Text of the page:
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Older people overpaying €1,000 for health insurance as they're 'afraid to switch plan'

At least two in every five policyholders are on “dated and hugely overpriced plans”.

OLDER PEOPLE ARE overpaying for health insurance, a new report has found.

There are over 2.1 million people with private health insurance in Ireland and at least two in every five of these policyholders are on “dated and hugely overpriced plans”.

The analysis, compiled by Total Health Cover, found the vast majority of people who are overpaying are 60 years or older.

Health insurance consultant Dermot Goode said: “For one reason or another, people are staying on the same plan for too long. When it comes to health insurance, people should review their plan every year just as they would home or car insurance, but they don’t. And this can be a costly mistake.”

Goode said many older people “are on dated plans that have been on the market 10-25 years, which means they are very expensive”.

“To compound the negative financial impact, most of these older members are on fixed incomes and simply don’t have the financial capacity to absorb these huge costs.

“While health insurance is community rated in theory, where everyone pays the same, the reality is that older people (60+) typically pay €2,000-€2,500 each, or double what their younger counterparts pay simply because they don’t review their cover properly,” Goode added.

The research also found:

  • Older people pay more than any other age group – often between 30-50% more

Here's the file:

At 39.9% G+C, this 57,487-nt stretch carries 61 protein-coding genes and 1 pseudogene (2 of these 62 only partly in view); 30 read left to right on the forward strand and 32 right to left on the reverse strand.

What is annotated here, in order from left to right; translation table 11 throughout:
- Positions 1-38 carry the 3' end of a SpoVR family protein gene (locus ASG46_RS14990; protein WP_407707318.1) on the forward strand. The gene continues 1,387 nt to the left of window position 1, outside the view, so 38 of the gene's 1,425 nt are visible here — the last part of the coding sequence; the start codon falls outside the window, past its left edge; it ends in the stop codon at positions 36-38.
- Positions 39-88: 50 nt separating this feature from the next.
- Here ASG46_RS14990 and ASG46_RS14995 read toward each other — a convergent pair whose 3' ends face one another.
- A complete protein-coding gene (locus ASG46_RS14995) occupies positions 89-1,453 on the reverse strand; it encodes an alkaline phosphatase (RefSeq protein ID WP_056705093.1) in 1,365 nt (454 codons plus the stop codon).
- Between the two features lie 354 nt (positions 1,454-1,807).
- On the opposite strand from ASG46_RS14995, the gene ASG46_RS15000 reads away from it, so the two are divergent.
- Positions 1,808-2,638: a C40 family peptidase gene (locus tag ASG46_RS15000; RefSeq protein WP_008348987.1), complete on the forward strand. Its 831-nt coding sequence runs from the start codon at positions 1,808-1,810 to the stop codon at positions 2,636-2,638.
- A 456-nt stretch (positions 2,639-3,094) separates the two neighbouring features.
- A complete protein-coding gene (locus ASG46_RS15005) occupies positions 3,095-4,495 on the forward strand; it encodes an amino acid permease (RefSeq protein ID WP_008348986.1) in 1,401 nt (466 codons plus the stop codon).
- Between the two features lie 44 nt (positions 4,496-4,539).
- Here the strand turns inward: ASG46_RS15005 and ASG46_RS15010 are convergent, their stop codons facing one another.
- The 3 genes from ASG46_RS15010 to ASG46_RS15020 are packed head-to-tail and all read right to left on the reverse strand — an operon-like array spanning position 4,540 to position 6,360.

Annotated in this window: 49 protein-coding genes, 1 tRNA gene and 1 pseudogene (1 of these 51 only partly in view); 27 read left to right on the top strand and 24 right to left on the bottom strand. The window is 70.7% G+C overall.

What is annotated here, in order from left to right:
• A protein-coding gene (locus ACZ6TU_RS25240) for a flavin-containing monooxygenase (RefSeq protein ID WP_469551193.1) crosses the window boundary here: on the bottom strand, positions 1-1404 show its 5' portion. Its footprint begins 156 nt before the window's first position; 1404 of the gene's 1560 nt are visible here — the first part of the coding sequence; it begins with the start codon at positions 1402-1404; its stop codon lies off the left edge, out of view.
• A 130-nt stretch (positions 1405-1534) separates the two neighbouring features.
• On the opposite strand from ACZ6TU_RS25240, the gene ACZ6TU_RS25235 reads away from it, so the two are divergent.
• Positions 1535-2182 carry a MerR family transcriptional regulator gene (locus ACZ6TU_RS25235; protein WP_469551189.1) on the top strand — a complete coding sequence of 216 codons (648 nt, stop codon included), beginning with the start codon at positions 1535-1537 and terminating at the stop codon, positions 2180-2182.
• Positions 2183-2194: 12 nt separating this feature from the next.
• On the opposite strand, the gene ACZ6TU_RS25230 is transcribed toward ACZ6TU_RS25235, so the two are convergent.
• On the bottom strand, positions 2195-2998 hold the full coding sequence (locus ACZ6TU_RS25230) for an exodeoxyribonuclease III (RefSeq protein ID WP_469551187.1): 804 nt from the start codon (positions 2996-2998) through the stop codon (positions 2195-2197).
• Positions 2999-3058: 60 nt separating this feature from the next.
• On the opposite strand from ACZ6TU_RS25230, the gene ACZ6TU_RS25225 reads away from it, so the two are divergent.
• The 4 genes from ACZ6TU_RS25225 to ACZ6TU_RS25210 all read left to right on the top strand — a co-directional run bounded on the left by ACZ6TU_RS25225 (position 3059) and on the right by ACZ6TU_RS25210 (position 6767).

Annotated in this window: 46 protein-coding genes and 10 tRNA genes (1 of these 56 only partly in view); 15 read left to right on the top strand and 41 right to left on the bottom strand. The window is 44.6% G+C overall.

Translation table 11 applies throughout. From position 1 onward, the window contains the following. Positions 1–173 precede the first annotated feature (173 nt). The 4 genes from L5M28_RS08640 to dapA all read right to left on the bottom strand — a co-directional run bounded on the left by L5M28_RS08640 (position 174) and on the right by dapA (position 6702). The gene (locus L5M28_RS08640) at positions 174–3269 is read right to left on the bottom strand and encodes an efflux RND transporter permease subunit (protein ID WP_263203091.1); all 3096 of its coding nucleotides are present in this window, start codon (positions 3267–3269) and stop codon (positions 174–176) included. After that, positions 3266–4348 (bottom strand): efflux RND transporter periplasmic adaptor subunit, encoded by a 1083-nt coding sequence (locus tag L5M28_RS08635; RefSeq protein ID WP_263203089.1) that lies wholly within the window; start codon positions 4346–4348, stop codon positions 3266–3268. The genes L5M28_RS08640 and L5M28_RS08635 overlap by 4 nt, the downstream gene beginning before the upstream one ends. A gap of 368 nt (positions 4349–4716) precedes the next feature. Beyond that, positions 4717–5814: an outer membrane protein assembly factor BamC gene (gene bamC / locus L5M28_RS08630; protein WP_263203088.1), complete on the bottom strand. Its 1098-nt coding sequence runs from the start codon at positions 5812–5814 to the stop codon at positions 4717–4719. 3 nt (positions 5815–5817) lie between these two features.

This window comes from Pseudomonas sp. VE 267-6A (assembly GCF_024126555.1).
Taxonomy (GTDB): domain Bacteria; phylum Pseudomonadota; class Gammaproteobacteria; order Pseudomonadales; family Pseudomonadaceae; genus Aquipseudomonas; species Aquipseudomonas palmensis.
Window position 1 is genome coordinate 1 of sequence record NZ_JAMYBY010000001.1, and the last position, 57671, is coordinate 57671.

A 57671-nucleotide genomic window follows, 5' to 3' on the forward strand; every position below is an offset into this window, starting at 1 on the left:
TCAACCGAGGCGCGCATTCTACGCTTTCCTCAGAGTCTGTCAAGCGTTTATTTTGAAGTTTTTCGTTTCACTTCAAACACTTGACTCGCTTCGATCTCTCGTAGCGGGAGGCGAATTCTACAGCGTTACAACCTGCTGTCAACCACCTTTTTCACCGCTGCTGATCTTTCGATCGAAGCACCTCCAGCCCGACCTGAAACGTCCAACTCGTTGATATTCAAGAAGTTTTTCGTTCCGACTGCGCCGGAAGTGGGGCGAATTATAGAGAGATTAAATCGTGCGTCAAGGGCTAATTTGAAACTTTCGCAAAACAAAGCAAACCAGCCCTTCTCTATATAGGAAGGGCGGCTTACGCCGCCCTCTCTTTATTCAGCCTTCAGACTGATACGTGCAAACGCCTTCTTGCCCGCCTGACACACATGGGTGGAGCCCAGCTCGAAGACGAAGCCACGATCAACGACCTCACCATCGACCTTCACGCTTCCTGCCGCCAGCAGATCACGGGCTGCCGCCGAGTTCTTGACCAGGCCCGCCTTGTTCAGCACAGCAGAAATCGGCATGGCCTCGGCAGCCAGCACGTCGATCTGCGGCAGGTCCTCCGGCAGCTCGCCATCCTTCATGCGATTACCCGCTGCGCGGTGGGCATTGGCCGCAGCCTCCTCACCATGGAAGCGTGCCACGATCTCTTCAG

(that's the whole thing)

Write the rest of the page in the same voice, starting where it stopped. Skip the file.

• Older people are more likely to be unaware of the availability of corporate plans
  • Most older people surveyed were unaware that legislation protects them fully in terms of not having to re-serve waiting periods and continuity of cover for equivalent benefits
  • Many people also mistakenly believe that age loadings may apply if they switch
  • Younger to middle-aged people are more likely to shop around, and tend to pay between €900-€1,500 per adult for annual health insurance
  • Many younger people are still opting for entry-level plans with fewer items covered

“Older members are often afraid to switch as they are under the misconception that they will have to re-serve all their waiting periods again, or that existing conditions will not be covered, which is simply not the case. All insurers are required by law to give you full credit for time served with previous providers,” Goode said.

Total Health Cover reports that 2016 saw health insurance premiums rise by 10-20% depending on the plan held, and that 2017 has already seen price hikes across all insurers.

Higher charges apply to people who are 35 years of age or older when they first take out health insurance.

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